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February 2019

EU, new parameters for CO2 emission reductions by 2030

Francesca Del Bello

European institutions recently agreed on new CO2 emission rules for cars and commercial vehicles: a decision that troubles the entire automotive world. 
An agreement between the European Parliament and representatives of member states was reached last December 17, setting new standards for reducing CO2 emissions: by 2030, in fact, carbon dioxide emissions on newly registered cars will have to be reduced by 37.5%, while for vans and other light commercial vehicles, the target was set at 31%. At the same time, a 15% intermediate level, in this case for both cars and LCVs, was also established, and must be achieved by 2025; both targets will be calculated on the basis of 2021 emission levels. MEPs are now called upon to ratify the protocol, although the possibility of reaching a final agreement before the European elections next May seems, at this stage, quite unlikely. 
The agreement comes at the end of lengthy negotiations, and represents a compromise between the initial demands of the European Commission, which called for a 30% reduction (supported by Germany), and the European Parliament, which insisted on the need for a 40% reduction. Positive reactions were received from the top management of the European Energy and Climate Commissions: Miguel Arias Cañete, European Commissioner for Climate and Energy, described the agreements as a clear demonstration of how Europe intends to “implement the Paris Agreement and COP24". Maroš Šefčovič, vice-president of the Union for Energy and Climate, is of a similar opinion and, recognizing the importance of such result in the framework of the Paris Agreements, underlines that the war on emissions represents a "decisive step forward in supporting the competitiveness of Europe’s industry" in terms of expanding investments in the Union's supply chains, especially in sectors such as batteries and other essential technologies.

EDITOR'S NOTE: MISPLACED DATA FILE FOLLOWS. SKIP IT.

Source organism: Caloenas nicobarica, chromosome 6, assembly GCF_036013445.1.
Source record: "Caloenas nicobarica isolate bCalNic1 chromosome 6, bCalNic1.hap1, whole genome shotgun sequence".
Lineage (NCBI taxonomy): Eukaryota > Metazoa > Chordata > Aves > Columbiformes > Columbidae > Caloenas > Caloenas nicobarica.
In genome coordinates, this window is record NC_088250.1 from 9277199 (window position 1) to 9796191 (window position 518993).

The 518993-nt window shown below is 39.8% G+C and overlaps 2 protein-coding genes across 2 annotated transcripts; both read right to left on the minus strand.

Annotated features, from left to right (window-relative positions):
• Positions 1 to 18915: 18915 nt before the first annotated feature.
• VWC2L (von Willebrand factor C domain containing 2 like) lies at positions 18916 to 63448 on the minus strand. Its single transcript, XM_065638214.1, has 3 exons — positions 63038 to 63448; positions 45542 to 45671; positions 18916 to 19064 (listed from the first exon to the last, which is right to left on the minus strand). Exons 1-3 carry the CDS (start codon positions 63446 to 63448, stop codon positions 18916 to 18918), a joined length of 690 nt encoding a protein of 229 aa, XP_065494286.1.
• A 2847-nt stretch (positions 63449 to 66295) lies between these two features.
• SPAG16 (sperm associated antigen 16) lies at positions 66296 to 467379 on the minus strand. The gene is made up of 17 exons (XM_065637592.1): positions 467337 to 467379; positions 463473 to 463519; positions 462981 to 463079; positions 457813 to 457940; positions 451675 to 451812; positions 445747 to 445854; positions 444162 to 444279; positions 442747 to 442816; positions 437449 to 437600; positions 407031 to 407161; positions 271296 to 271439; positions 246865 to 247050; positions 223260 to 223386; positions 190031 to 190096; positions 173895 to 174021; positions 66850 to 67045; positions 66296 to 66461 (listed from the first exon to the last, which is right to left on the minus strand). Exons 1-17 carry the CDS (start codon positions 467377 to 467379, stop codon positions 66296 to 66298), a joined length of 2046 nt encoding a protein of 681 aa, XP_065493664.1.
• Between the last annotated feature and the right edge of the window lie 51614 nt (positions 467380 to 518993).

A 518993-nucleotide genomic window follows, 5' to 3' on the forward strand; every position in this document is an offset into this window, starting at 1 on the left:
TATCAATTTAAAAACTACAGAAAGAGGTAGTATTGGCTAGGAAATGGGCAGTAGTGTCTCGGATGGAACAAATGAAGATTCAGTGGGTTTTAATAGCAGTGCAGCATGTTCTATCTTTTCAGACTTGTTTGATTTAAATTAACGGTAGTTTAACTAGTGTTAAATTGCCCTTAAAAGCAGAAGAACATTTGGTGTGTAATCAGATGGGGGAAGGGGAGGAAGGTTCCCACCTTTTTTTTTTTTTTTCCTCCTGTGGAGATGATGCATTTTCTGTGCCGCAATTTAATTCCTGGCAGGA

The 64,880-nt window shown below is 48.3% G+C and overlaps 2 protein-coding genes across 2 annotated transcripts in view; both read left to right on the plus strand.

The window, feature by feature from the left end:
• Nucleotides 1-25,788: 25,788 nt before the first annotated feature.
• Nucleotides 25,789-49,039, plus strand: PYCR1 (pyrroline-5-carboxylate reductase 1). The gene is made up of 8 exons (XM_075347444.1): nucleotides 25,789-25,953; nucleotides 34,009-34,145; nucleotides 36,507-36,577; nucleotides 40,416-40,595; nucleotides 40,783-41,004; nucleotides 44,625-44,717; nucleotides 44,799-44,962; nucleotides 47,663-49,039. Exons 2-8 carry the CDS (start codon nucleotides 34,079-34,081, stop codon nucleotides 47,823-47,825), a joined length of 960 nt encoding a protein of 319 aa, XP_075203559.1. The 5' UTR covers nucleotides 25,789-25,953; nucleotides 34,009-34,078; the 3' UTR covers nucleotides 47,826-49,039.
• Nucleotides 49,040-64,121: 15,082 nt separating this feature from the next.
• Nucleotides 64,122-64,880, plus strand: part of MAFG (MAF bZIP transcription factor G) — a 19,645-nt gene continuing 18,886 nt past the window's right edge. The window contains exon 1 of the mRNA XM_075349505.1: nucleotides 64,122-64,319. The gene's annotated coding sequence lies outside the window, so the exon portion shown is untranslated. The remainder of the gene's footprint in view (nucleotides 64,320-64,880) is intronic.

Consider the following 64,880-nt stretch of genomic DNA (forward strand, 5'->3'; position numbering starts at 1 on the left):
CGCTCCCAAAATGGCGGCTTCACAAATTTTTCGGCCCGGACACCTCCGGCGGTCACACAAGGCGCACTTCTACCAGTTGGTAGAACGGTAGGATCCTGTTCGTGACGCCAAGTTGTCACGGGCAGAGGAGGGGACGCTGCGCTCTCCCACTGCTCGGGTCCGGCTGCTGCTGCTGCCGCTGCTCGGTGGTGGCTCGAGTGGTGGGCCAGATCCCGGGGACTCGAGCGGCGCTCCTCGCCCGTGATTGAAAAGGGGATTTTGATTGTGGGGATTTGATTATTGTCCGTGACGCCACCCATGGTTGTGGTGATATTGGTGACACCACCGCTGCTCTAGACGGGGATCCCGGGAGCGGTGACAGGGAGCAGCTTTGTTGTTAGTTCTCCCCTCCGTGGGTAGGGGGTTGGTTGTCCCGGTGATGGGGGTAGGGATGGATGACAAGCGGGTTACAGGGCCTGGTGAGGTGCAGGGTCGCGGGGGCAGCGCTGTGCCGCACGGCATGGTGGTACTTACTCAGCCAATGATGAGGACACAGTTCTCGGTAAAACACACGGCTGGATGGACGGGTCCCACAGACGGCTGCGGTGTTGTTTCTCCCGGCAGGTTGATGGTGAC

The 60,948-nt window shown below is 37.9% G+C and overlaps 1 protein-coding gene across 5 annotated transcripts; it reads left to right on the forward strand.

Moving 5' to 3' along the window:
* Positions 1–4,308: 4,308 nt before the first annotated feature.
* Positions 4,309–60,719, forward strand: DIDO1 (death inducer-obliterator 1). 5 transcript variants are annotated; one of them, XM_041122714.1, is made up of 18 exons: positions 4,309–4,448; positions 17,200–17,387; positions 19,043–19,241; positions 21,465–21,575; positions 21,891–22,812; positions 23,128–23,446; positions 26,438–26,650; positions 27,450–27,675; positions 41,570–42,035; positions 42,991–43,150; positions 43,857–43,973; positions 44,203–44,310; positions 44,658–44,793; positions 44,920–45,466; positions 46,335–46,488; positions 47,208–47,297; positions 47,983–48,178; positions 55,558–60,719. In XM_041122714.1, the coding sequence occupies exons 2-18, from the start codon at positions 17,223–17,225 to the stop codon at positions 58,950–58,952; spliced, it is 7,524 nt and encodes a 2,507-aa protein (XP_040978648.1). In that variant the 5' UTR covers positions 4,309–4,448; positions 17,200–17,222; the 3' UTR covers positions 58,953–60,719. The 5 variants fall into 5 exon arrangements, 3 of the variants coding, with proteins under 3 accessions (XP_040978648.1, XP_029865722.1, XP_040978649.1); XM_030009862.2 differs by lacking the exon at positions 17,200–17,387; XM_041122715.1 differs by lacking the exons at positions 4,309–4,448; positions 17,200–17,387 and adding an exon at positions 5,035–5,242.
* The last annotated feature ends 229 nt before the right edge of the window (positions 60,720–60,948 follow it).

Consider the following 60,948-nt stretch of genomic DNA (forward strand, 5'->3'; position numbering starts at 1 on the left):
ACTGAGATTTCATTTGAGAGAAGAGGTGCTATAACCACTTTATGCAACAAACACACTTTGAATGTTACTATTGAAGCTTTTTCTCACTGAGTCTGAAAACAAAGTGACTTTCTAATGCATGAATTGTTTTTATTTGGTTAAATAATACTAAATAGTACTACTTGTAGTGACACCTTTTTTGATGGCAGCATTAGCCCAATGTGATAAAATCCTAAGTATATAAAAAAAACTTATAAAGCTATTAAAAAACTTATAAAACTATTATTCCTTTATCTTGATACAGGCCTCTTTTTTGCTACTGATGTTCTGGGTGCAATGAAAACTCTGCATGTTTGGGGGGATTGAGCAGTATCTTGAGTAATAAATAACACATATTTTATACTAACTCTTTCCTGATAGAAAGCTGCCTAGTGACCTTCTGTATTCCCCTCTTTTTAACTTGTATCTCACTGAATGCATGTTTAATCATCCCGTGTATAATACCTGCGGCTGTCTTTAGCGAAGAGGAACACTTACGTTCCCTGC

Different reactions from the automotive sector. If Germany, supporting the Commission's position, made no mystery of its concern about the possible repercussions that such measures could have on the car market - Angela Merkel argued that any reduction of more than 30% would have the effect of making the car market "uncompetitive" -, ACEA’s reaction (European Automobile Manufacturer's Association) was even stronger. The group, which represents and protects the interests of the European automotive industry, wasted no time in expressing "serious concerns" about the targets set by the European institutions, defining the 37.5% target as "unreal" given the current market conditions: according to the association, such emission reduction would be possible only through a widespread distribution of electric and other alternative modes of transportation, something that appears currently impossible. What ACEA hopes for, in view of the impact that these measures could have on the labour market, is the implementation of "concrete plans" to manage this transition appropriately in terms of skills and employment levels.

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